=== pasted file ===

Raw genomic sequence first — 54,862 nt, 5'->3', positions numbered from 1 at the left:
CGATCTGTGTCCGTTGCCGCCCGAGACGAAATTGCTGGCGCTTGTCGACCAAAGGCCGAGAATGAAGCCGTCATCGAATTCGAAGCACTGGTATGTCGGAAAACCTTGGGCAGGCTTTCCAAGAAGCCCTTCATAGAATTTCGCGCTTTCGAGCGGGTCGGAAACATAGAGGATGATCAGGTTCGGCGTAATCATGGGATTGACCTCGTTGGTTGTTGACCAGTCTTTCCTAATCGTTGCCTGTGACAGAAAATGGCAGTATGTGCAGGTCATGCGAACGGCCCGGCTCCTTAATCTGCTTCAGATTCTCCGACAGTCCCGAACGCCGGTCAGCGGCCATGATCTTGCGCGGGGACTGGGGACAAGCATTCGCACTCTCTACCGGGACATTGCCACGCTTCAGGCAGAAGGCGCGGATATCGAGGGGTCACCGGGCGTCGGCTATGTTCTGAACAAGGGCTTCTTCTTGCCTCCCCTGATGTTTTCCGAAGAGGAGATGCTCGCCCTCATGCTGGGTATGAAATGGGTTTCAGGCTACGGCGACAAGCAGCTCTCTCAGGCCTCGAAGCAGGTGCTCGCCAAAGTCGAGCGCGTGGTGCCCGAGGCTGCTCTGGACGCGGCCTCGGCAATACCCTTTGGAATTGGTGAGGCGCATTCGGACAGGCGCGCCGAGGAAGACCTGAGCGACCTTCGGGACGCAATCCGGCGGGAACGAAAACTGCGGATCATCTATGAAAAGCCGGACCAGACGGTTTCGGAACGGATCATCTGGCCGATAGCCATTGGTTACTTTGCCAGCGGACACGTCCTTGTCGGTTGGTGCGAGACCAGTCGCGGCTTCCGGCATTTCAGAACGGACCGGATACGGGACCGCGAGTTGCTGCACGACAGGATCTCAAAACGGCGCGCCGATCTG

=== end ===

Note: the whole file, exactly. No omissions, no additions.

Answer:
Raw genomic sequence first — 54,862 nt, 5'->3', positions numbered from 1 at the left:
CGATCTGTGTCCGTTGCCGCCCGAGACGAAATTGCTGGCGCTTGTCGACCAAAGGCCGAGAATGAAGCCGTCATCGAATTCGAAGCACTGGTATGTCGGAAAACCTTGGGCAGGCTTTCCAAGAAGCCCTTCATAGAATTTCGCGCTTTCGAGCGGGTCGGAAACATAGAGGATGATCAGGTTCGGCGTAATCATGGGATTGACCTCGTTGGTTGTTGACCAGTCTTTCCTAATCGTTGCCTGTGACAGAAAATGGCAGTATGTGCAGGTCATGCGAACGGCCCGGCTCCTTAATCTGCTTCAGATTCTCCGACAGTCCCGAACGCCGGTCAGCGGCCATGATCTTGCGCGGGGACTGGGGACAAGCATTCGCACTCTCTACCGGGACATTGCCACGCTTCAGGCAGAAGGCGCGGATATCGAGGGGTCACCGGGCGTCGGCTATGTTCTGAACAAGGGCTTCTTCTTGCCTCCCCTGATGTTTTCCGAAGAGGAGATGCTCGCCCTCATGCTGGGTATGAAATGGGTTTCAGGCTACGGCGACAAGCAGCTCTCTCAGGCCTCGAAGCAGGTGCTCGCCAAAGTCGAGCGCGTGGTGCCCGAGGCTGCTCTGGACGCGGCCTCGGCAATACCCTTTGGAATTGGTGAGGCGCATTCGGACAGGCGCGCCGAGGAAGACCTGAGCGACCTTCGGGACGCAATCCGGCGGGAACGAAAACTGCGGATCATCTATGAAAAGCCGGACCAGACGGTTTCGGAACGGATCATCTGGCCGATAGCCATTGGTTACTTTGCCAGCGGACACGTCCTTGTCGGTTGGTGCGAGACCAGTCGCGGCTTCCGGCATTTCAGAACGGACCGGATACGGGACCGCGAGTTGCTGCACGACAGGATCTCAAAACGGCGCGCCGATCTG